In 1794 a P.A. Van Hagen gave a concert in New York consisting of:13

Act I

Overture Henry 4th and Entre Act Martini
Song of Nina Mr.S Melmoth
Concerto on the Violin Master Van Hagen
Song 'Sweet lillies of the valley' Mrs. Hodgkinson
Sonata Grand Piano Forte Mrs. Van Hagen

Act II

Overture of Pleyel
Song "The Highland laddie" Mrs. Melmoth
Concerto on the Violin Mr. Van Hagen
Song 'Sympathetic Echo', accompanied by the Clarinet Mr. Hodgkinson
Concerto Grand Piano Forte Mrs. Van Hagen
Duett 'Cher object', Miss and Master Van Hagen
Concerto (by particular desire) on the Carillon, or Musical Glasses. Composed by Mr. Van Hagen
Finale by Ditto

And in 1794 we have a concert in Boston:14

1st Part

A grand Symphony by Pepichell [Pichl]
Song by Mrs. Pick
Flute quartetto by An amateur etc.
Overture to the Deserter15
Song by Mrs. Pick
Chace [La Chasse] by Stamitz, the horn part by Mr. Pick

1st Part

Overture of Blase Babet16
Italian Duetto, by Messrs. Pickand Mallet
A Violin Concerto by Mr. Boullay
Song by Mrs. Pick
Duetto by Mr. and Mrs. Pick
Several airs on the Harmonica by Mr. Pick
The Battle of Ivri17

In 1795 a concert was played at Petersburg, Virginia:18
Part 1.

A Grand Sonata of Pleyel's on the Piano Forte, accompanied on the violin By Mrs. Sully and Mr. Pick.
A Favourite Song 'Whither my Love' By Mrs. Pick.
A Favourite Scotch Reel, with variations By Mrs. Sully.
The Favourite Duett of 'the Way worn traveller' By Mr. and Mrs. Pick.
A Grand Sonata of Steibelt's, to conclude with the favorite Air of 'The Rose Tree' with variations By Mrs. Sully.
The Marseilles Hymn, in English By Mrs. Pick.

Part 2.

A Grand Sonata of Clementi's on the Piano Forte, accompanied on the violin By Mrs. Sully and Mr. Pick.
A French Song By Mr. Pick.
The Favourite Air of Lira Lira, with variations, from the Surrender of Calais19 By Mrs. Sully.
An Italian Duet, sung by MRs. Sully and Mr. Pick
The Favourite Air of Moggy Lauder, with variations on the Piano Forte By Mrs. Sully.
The Hunting Song of Tally Ho! By Mr. Pick.
Sonata on the Italian Harmonica, with several known airs. To begin precisely at 7 o'clock. Tickets at 6 s. each...

In 1795 a concert was played at Charleston:20

Act 1st.
Overture, composed by Girovetz
Song, by Mrs. Pick
Quartetto Pleyel
Concerto on the Clarinet, composed and performed by Mr. Dubois
Song, by Mr. J. West
Rondo Pleyel
Act 2st.
Sinfonie Haydn
Song, by Mrs. Pick
Concerto on the Violin, by Master Duport La Motte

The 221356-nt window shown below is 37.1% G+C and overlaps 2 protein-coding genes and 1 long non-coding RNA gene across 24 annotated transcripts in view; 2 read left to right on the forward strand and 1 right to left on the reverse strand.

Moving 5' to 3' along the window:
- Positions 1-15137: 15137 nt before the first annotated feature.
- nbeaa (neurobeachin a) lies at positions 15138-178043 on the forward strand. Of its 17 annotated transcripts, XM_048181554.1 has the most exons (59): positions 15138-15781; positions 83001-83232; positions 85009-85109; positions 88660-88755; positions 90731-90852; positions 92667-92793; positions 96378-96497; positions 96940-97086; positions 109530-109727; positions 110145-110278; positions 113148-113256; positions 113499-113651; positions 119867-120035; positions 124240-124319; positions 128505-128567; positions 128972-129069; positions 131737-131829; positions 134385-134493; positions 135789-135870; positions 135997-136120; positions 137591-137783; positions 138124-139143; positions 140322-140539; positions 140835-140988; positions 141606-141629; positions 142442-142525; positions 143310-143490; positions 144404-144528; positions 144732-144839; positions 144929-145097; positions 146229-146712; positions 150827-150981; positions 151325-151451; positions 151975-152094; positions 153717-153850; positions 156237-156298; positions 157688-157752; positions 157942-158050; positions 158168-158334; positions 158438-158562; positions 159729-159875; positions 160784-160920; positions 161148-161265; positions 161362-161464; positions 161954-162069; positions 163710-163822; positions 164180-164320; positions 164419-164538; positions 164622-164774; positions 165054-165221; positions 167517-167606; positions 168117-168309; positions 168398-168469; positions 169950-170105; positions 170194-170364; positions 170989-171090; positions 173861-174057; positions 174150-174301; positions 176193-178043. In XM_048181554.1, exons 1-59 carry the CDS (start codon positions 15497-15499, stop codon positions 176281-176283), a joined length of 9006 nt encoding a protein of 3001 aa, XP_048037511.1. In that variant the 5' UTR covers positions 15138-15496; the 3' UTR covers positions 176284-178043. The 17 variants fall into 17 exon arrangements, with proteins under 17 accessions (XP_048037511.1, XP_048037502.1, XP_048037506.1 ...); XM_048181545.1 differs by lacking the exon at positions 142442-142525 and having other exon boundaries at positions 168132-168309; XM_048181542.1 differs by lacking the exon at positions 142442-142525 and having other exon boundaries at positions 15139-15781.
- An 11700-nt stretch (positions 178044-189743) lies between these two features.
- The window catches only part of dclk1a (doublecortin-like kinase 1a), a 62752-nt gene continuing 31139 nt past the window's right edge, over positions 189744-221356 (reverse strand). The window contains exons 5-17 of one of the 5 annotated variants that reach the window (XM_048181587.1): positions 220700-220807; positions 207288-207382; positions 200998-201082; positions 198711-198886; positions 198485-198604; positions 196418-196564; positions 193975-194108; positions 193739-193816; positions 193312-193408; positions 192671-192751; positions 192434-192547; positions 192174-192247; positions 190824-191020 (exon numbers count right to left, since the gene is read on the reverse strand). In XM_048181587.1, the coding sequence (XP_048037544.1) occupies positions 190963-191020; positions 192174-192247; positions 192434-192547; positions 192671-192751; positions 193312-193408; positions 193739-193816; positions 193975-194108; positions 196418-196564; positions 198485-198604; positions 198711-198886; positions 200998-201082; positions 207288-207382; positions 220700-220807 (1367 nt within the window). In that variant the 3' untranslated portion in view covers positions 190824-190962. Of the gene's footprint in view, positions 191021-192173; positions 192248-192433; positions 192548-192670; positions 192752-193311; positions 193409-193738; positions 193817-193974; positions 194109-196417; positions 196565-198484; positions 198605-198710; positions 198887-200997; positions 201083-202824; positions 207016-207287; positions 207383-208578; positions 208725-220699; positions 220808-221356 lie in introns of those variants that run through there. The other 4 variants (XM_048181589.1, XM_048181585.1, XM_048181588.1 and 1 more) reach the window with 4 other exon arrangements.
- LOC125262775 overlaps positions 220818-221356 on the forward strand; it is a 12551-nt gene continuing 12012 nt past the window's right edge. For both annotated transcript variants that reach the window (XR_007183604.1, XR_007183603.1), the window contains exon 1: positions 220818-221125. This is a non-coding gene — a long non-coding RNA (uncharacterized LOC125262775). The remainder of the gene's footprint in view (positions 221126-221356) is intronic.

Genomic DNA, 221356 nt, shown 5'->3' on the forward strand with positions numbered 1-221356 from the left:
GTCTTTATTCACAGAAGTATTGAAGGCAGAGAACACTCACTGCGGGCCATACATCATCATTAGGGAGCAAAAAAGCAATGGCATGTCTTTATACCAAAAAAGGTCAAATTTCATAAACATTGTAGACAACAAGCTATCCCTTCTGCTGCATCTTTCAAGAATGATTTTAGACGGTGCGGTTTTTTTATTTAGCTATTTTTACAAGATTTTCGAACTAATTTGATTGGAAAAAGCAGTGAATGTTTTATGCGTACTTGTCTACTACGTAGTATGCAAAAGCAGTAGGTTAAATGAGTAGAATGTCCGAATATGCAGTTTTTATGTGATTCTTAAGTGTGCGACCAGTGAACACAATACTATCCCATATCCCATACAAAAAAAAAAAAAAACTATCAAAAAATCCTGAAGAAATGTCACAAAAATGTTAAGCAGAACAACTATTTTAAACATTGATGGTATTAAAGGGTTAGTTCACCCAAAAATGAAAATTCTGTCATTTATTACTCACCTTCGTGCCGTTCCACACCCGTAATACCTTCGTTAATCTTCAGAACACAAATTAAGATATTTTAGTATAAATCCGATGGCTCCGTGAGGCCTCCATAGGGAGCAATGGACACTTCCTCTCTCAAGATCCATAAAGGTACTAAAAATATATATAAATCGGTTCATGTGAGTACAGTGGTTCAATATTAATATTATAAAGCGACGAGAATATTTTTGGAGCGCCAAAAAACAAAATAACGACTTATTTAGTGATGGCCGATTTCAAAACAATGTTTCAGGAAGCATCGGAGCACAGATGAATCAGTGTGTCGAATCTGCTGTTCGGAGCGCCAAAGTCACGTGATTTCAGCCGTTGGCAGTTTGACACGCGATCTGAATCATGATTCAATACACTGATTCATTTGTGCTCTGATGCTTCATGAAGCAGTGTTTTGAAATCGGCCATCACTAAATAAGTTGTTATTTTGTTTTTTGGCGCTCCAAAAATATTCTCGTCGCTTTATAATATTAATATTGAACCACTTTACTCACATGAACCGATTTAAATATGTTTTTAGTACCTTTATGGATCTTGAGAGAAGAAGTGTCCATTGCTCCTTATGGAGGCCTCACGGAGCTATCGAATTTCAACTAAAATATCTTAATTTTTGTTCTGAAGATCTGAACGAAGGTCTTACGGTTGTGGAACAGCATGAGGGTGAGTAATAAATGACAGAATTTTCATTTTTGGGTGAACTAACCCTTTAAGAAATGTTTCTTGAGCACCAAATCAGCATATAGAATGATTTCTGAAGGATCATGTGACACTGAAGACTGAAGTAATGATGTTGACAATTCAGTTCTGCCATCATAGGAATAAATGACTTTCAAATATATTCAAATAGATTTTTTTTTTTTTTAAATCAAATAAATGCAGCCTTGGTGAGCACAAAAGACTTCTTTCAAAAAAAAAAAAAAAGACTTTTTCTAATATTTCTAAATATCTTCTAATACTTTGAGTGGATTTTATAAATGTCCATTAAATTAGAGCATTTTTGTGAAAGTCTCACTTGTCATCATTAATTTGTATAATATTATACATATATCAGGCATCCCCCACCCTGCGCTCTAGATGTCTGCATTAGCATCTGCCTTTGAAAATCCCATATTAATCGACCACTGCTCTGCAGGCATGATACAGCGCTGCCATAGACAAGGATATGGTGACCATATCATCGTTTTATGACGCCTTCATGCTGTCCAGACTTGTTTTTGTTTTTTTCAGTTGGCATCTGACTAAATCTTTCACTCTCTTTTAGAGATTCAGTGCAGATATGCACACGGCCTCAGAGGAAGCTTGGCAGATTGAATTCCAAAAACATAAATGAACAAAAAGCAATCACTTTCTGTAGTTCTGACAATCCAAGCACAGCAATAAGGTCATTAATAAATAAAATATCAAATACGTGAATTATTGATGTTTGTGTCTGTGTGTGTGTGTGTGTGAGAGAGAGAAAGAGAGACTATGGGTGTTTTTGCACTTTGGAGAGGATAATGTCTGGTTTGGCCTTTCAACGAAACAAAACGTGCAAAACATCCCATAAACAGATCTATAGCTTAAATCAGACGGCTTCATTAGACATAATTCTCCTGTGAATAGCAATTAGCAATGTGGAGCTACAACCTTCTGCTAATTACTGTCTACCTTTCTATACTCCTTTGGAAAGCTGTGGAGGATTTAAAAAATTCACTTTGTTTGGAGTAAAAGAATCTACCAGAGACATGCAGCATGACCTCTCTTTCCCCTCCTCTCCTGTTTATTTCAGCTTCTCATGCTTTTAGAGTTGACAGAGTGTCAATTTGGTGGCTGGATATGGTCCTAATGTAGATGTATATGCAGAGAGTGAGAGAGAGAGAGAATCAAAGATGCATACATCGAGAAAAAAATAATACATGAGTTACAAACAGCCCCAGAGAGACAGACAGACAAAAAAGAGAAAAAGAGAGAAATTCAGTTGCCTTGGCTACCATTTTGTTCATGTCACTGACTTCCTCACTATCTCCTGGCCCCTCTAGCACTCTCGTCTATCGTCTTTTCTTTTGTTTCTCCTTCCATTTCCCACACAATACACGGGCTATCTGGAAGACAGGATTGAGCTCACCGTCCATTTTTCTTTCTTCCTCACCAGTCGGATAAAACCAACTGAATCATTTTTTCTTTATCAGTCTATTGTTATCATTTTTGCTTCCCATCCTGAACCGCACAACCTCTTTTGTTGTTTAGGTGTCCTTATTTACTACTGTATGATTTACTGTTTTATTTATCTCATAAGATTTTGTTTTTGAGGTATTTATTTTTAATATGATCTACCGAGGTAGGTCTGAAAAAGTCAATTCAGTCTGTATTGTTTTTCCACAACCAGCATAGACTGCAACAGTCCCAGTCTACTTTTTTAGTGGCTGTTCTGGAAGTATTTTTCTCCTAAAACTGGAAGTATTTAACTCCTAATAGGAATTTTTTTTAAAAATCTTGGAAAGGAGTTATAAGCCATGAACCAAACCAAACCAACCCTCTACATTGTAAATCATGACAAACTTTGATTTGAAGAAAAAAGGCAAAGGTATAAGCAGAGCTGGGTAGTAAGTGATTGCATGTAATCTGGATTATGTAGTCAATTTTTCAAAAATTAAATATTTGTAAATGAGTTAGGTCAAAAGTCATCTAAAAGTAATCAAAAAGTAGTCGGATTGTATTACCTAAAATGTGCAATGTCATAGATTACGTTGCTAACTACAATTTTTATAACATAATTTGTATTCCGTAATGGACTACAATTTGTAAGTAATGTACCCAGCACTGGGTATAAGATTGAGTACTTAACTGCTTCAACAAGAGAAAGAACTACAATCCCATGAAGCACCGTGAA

Song, by Mr. J. West
Sonate on the Pianoforte, by Mr. Eckhard Dussek
Duetto, by Mr. and Mrs. Pick
Pot Pourris on the Harmonica, by Mrs. Pick
Sinfonie Pleyel

A John C. Moller became rather a specialist on the armonica, which by 1795 was becoming "old news". Nevertheless he seized the opportunity to "introduce that instrument ... of which the late Dr. Franklin was the inventor"21, and, said Moller:

This instrument since so much improved in Europe by the first artists is, in point of tone and sweet harmony, second to none and in performance of modulation from which it derives its name, not excelled by any other.

The audience could judge for themselves from the program he presented:22

Act I

Overture Haydn
Song, arranged for the Harmonica by Moller
Quintetto Pleyel
Concerto Violin Gillingham
Full Piece Pleyel

Act II

Overture Haydn
Overture Pleyel
Quartetto, Harmonica, 2 tenors and violoncello by Moller
Concerto Violoncello Manell(Menel)
Fantasia Pianoforte Moller
Finale Haydn

1Quoted in Sonneck (1907), p.69

2Loesser, 438

3 Fithian (1957), 37

4 Fithian (1957), p. 51

5 Fithian (1957), 243

6Quoted in Sonneck (1916), 68

7Columbian Centinel, Nov. 21, 1792, quoted in Sonneck (1907), 290

8Columbian Centinel, June 15, 1793, quoted in Sonneck (1907), 286

9Quoted in Sonneck (1907), 293


11Oct. 24, 1774; quoted in Sonneck (1907), 23]

12quoted in full in R.R.Drummond's Early German Music in Philadelphia, NY, 1910, p.29 This 'cymbaline de amour' presumably has something to do with Francis Hopkinson's improvement.

13Daily Advertiser, March 21, 1794, quoted in Sonneck (1907), 237

14Columbian Centinel, August 23, 1794, quoted in Sonneck (1907), 297

15Dibdin or Monsigny



18Virginia Gazette and Petersburg Intelligencer, June 25, 1795. Quoted in Sonneck (1907), 59

19by Arnold

20Advertised in the City Gazette, March 26, 1795, quoted in Sonneck (1907), 30

21Philadelphia Gazette, April 3 and May 1, 1795, quoted in Sonneck (1907), 142

22Quoted in Sonneck (1907), 143